NORTHFIELD, Ill. -- Under the business consolidation it announced earlier this month, the company that used to be known as Kraft General Foods will create a dedicated account team in the field for virtually every major customer.
Now called Kraft Foods, the company here will establish approximately 300 customer business teams as it implements the plan during the next 12 months, said John D. Bowlin, who was named president and chief operating officer of Kraft on Dec. 16, 1994.
"We are doing this to have the most effective sales force in North America," he said in an interview in which he outlined three key elements of the plan: "streamline management, deploy dedicated customer teams and increase retail execution across all businesses."
Initiated with the New Year, Kraft's new structure dissolves the former Kraft USA and General Foods USA operating groups, consolidates manufacturing and distribution systems, and unifies approximately 3,500 sales people into a single force. Importantly, the plan includes "no headcount reduction targets" for the sales force, said Bowlin, labeling as "ludicrous" media reports that asserted there would be a significant loss of jobs. "I expect that one year from now when this process is completed you will see a minimal difference year-to-year."
He added, "There will however be lots of retraining and redeploying. Many peoples' jobs will change. Our job is to expand the business. Our marching orders are to grow."
Bowlin said the team structure will be phased in during the course of the year, beginning with a lead market. "We are developing the program now. Two to three lead regions will begin in a couple of months. As we get the systems worked out, we will expand further."
The sales force unification erases a structural legacy that has persisted since Kraft General Foods was assembled by Philip Morris Cos. from two acquisitions -- General Foods in 1985 and Kraft Foods in 1988. It operated four distinct and parallel sales forces, each with its own people, policies and paperwork until last year, when the company took several interim steps to consolidate its sales force.
During 1994 it merged its Kraft Cheese and Oscar Meyer sales forces, and later integrated its General Foods grocery sales and Maxwell House organizations, leaving two sales forces that called separately on the same retailers.
"What we are doing now is part of a natural evolution, going from two sales organizations to one. We are choosing as primary model for the one sales force, the Kraft-Oscar organization," Bowlin said.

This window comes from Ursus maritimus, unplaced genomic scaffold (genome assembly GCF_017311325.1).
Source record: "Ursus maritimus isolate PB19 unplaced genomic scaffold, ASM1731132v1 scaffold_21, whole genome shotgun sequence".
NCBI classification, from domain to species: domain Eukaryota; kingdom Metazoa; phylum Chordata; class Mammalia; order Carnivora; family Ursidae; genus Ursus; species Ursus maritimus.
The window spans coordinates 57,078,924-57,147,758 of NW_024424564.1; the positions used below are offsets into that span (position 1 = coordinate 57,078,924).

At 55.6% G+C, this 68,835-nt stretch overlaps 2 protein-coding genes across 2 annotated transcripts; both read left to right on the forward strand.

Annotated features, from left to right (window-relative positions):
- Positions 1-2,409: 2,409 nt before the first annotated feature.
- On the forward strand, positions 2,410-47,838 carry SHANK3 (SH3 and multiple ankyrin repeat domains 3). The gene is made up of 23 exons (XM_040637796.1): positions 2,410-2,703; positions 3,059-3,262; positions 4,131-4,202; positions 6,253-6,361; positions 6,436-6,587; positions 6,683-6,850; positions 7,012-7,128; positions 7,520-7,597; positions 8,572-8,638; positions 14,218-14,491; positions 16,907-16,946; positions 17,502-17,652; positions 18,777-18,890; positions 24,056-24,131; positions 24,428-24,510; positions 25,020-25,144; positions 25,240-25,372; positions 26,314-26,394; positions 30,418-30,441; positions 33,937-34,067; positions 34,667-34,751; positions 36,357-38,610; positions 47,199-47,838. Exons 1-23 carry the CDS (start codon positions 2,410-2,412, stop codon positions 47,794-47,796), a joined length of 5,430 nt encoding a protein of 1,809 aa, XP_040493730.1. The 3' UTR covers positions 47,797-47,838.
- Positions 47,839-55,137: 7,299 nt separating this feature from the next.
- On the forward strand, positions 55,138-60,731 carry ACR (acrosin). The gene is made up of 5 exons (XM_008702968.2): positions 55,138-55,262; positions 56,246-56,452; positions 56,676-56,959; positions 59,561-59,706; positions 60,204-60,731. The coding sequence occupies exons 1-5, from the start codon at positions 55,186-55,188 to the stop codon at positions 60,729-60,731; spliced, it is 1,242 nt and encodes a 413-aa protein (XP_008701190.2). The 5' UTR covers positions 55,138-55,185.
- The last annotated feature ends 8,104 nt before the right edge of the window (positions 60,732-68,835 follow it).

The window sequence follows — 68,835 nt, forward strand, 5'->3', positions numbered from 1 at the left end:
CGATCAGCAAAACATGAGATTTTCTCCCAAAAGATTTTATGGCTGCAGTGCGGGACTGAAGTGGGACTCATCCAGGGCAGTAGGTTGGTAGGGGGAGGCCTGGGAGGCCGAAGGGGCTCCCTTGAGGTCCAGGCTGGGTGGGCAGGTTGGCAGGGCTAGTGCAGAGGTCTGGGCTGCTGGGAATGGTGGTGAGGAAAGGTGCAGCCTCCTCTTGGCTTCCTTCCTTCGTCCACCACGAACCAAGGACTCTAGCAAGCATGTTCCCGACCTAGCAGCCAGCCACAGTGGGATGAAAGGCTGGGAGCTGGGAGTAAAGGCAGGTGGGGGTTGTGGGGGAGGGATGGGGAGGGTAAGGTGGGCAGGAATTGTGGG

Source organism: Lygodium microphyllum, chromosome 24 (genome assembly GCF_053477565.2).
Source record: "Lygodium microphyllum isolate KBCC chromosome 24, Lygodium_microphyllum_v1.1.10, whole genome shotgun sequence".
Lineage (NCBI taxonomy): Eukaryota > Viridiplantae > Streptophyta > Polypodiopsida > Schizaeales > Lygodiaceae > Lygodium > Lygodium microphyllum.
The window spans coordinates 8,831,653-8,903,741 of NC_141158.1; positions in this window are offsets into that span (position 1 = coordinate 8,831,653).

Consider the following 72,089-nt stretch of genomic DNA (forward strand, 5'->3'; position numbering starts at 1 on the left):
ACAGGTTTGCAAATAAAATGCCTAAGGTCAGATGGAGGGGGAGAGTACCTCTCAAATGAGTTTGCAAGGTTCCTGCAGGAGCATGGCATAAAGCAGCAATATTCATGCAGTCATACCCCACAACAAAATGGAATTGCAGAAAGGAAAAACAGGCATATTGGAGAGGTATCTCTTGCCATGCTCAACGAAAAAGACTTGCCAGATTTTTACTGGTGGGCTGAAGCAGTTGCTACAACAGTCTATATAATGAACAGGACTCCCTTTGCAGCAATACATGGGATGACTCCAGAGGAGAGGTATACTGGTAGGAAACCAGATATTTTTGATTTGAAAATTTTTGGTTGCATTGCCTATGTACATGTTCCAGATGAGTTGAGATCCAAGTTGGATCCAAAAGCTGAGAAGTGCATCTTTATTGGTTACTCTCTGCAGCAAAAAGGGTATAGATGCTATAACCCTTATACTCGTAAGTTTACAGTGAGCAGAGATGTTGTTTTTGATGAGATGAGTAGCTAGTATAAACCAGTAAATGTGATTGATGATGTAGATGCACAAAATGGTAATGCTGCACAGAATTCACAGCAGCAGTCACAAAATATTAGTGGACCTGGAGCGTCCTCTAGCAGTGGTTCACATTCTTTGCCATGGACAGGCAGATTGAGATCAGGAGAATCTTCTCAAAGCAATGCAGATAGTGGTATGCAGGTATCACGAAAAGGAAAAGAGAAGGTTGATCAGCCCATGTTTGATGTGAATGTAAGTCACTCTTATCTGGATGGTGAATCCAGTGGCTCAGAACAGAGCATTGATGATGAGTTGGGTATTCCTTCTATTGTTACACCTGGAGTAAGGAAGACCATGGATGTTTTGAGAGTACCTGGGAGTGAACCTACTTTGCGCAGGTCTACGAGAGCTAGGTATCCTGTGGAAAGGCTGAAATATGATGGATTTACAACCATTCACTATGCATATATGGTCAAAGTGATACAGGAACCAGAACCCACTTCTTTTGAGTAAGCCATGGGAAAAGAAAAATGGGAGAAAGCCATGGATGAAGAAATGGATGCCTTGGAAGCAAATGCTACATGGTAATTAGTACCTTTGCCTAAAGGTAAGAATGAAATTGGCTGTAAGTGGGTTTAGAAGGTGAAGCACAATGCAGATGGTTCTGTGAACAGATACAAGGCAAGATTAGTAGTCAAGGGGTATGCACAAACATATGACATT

That model calls for headquarters selling and retail execution for each account to come under the supervision of one team manager, said Richard Lenny, senior vice president of sales and customer service.
Each team leader is supported by as many as five category managers, depending on account size, who participate in headquarters sales. The team is supported by a retail sales force to execute at store level. "Now one sales rep will visit each store, which eliminates a lot of non-value-added redundancies, like drive time, etc.," Lenny said.
He added, "This team structure is for all of our customers, clubs, mass merchandisers, convenience stores, independents and other formats not mentioned here. If they sell our brands, this is for them."
In support of the account teams, the new Kraft Foods field organization will be organized into approximately 20 geographic regions. "Those will have decentralized, cross-functional resources to support the account teams," he added.
Lenny stressed that the company has resolved to design the field force from the CBTs inward. "Our approach is to build the systems around the teams, not the other way around," he said.
While the structure of the sales force will be changed to be more customer-oriented, the structure of the company's brand groups has been altered to better reflect consumer attitudes, said Bowlin. Kraft has established cross-functional teams at its offices in Chicago and White Plains, N.Y., which focus on collections of brands that are linked by consumer usage.
Newly created are the Dinners division, which includes Kraft dinners and side dishes, and the DiGiorno, Minute Rice and Stove Top businesses; and the Enhancers division, which includes pourable salad dressings, barbecue sauces, margarines, and the Good Seasons, Log Cabin and Shake 'n Bake brands.
Said Lenny, "In the corporate headquarters we are organized around consumer categories. In the field, we are organized around accounts, but with linkage to category teams through the regions."
He added, "Our teams will be deployed not just on the size of the customer but on how each executes marketing strategy."
Kraft Foods' new sales structure specifically excludes several food businesses that for various reasons are not direct warehouse distributed, said Bowlin. Specifically, the company's bakery products (Entenmann's) and its frozen pizza businesses (Jack's and Tombstone) are store-door delivered and will stay that way.
He added that Kraft Foods is about 90% direct sales in terms of business volume. However, he said, "When smoke clears, our powdered soft drink and Cool Whip businesses will remain under our broker sales management organization. We have long ago determined these products were best brokered. Our brokers have been informed that there will be no implicit or explicit changes to broker involvement under this change."